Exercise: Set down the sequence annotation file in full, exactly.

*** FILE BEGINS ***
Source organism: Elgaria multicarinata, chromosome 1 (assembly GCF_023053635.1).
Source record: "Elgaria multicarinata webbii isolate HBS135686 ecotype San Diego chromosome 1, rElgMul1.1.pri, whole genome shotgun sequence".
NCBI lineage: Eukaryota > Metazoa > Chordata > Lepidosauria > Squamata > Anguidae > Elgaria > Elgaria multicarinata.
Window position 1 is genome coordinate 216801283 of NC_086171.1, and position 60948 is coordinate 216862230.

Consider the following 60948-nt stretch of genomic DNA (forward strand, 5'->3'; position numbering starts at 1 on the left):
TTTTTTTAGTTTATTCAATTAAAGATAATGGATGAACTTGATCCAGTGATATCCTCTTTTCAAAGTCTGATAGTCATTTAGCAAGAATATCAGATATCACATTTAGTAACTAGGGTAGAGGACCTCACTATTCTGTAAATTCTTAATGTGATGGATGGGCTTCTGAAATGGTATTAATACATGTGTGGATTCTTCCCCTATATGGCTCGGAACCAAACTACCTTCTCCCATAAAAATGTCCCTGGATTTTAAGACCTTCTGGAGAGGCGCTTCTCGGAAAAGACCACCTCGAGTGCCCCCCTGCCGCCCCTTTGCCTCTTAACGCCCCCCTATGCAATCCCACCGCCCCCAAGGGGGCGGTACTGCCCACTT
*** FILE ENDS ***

Source organism: Elgaria multicarinata, chromosome 1 (assembly GCF_023053635.1).
Source record: "Elgaria multicarinata webbii isolate HBS135686 ecotype San Diego chromosome 1, rElgMul1.1.pri, whole genome shotgun sequence".
NCBI lineage: Eukaryota > Metazoa > Chordata > Lepidosauria > Squamata > Anguidae > Elgaria > Elgaria multicarinata.
Window position 1 is genome coordinate 216801283 of NC_086171.1, and position 60948 is coordinate 216862230.

Consider the following 60948-nt stretch of genomic DNA (forward strand, 5'->3'; position numbering starts at 1 on the left):
TTTTTTTAGTTTATTCAATTAAAGATAATGGATGAACTTGATCCAGTGATATCCTCTTTTCAAAGTCTGATAGTCATTTAGCAAGAATATCAGATATCACATTTAGTAACTAGGGTAGAGGACCTCACTATTCTGTAAATTCTTAATGTGATGGATGGGCTTCTGAAATGGTATTAATACATGTGTGGATTCTTCCCCTATATGGCTCGGAACCAAACTACCTTCTCCCATAAAAATGTCCCTGGATTTTAAGACCTTCTGGAGAGGCGCTTCTCGGAAAAGACCACCTCGAGTGCCCCCCTGCCGCCCCTTTGCCTCTTAACGCCCCCCTATGCAATCCCACCGCCCCCAAGGGGGCGGTACTGCCCACTT